The Johnsons argued to the superior court that Sidney affirmed the Ruggles rule. Therefore, Allstate did not owe any additional money on top of the settlement amounts already paid, and any claim for attorney's fees from the common fund should have been made against O'Donnell's insurer under the common fund doctrine. O'Donnell replied that the money in the registry should simply be released to her. This money was the Johnsons' personal money seized immediately after the initial judgment of $38,241 in August 2007, which the Johnsons had been attempting to have released from the court registry since November 2007. O'Donnell also quoted the Johnsons' counsel's statement at the January hearing that, assuming common fund moneys were owed, Allstate would be liable for them rather than the Johnsons.

The superior court issued a final order on these issues in February 2008. The court did not require the signing of a satisfaction of judgment, but ruled for the Johnsons on all other issues, ordering that (1) the Johnsons' personal funds be released to them, (2) O'Donnell accept the check from Allstate representing the corrected judgment amount determined in November 2007, (3) O'Donnell was not entitled to attorney's fees on the State Farm medical payments claim, and (4) " if the Alaska Supreme Court reverses this Court on the medical lien attorney's fees issue, then the amount owed to any Plaintiff ... shall be paid by Allstate and not Iris Johnson or John Johnson."

O'Donnell appeals, raising three issues: First, she argues that the final judgment should have included the State Farm lien amount, either because the offer should have been interpreted to include that amount or because otherwise she would have been unable to enforce Allstate's promise to satisfy the State Farm lien. Second, she claims that the common fund doctrine mandates payment of attorney's fees on the State Farm lien. Finally, she argues that post-judgment interest should have been awarded until the date that she accepted payment regardless of any fault on her part in the delay in accepting payment.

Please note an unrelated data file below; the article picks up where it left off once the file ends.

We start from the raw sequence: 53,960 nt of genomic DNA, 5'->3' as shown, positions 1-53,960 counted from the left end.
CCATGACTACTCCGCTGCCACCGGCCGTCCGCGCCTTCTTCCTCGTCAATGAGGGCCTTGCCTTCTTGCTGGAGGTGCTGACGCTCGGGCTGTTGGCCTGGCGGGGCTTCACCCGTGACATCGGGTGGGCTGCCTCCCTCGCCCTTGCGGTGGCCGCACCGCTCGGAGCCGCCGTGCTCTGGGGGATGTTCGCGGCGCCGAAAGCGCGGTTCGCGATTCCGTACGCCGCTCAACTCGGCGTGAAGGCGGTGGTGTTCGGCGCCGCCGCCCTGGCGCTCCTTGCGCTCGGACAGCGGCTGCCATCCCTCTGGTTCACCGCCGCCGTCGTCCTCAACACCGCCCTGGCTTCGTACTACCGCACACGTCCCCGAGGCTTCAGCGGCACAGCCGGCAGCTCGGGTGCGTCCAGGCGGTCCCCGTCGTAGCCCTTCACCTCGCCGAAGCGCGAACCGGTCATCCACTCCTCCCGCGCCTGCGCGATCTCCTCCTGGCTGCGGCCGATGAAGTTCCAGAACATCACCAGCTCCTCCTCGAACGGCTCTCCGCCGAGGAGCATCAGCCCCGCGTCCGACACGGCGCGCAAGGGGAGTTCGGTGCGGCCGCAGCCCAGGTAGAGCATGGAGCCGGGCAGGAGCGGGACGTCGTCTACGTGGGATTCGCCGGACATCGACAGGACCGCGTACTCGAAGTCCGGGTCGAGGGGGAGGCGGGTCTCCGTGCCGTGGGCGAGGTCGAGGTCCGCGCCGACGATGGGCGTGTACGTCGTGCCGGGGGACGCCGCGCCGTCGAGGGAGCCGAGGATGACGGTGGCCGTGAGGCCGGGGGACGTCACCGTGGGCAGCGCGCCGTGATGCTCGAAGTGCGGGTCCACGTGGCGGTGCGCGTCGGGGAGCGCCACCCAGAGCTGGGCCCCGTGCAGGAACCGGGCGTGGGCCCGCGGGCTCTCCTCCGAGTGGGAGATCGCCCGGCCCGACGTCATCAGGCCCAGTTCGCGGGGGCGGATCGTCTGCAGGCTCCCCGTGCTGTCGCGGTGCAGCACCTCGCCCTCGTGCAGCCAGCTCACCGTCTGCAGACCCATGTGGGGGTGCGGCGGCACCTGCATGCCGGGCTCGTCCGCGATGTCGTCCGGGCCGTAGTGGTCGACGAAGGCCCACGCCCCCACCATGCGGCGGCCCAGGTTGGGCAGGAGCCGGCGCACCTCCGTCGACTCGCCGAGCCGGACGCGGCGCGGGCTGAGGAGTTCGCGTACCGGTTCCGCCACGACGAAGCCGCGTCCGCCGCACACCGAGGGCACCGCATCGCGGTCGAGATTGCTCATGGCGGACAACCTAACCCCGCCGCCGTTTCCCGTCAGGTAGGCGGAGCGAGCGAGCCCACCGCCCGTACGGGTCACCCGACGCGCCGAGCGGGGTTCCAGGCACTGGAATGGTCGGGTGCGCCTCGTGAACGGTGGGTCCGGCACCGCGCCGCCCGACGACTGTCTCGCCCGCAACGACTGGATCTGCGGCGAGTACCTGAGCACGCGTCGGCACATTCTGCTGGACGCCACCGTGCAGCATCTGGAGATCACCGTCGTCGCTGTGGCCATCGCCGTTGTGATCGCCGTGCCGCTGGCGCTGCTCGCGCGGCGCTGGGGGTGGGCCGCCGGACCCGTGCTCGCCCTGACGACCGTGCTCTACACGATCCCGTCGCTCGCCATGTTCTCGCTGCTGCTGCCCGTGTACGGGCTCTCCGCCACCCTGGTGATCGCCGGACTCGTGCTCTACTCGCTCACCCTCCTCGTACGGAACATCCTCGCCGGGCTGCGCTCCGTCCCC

Because interpreting the offer of judgment involves contract interpretation, we independently review whether the final judgment should have included the subrogated medical payment amount and whether Allstate or the Johnsons should have been required to pay any additional fees to O'Donnell.[3] The correct

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interpretation of our precedents also calls for independent review,[4] as does determining the proper period of time for a post-judgment interest calculation.[5]


A. It Was Not Error To Exclude the Subrogation Claim from the Calculation of Final Judgment.

Under Ruggles v. Grow, [6] an insurer may explicitly direct its insured not to pursue its medical subrogation claim as part of the insured's lawsuit against the tortfeasor.[7] Once the insurer has done so, the subrogated claim cannot be part of the insured's claim.[8] State Farm cited Ruggles in a letter to O'Donnell's counsel early in the litigation process and directed him not to expend litigation efforts to recoup State Farm's claim. State Farm then presented its claim directly to Allstate and requested that Allstate communicate directly with State Farm. The offer of judgment stated that Allstate would satisfy the medical subrogation lien directly with State Farm and explicitly did not include that amount in the judgment that the offer stated it would allow to be entered against the Johnsons.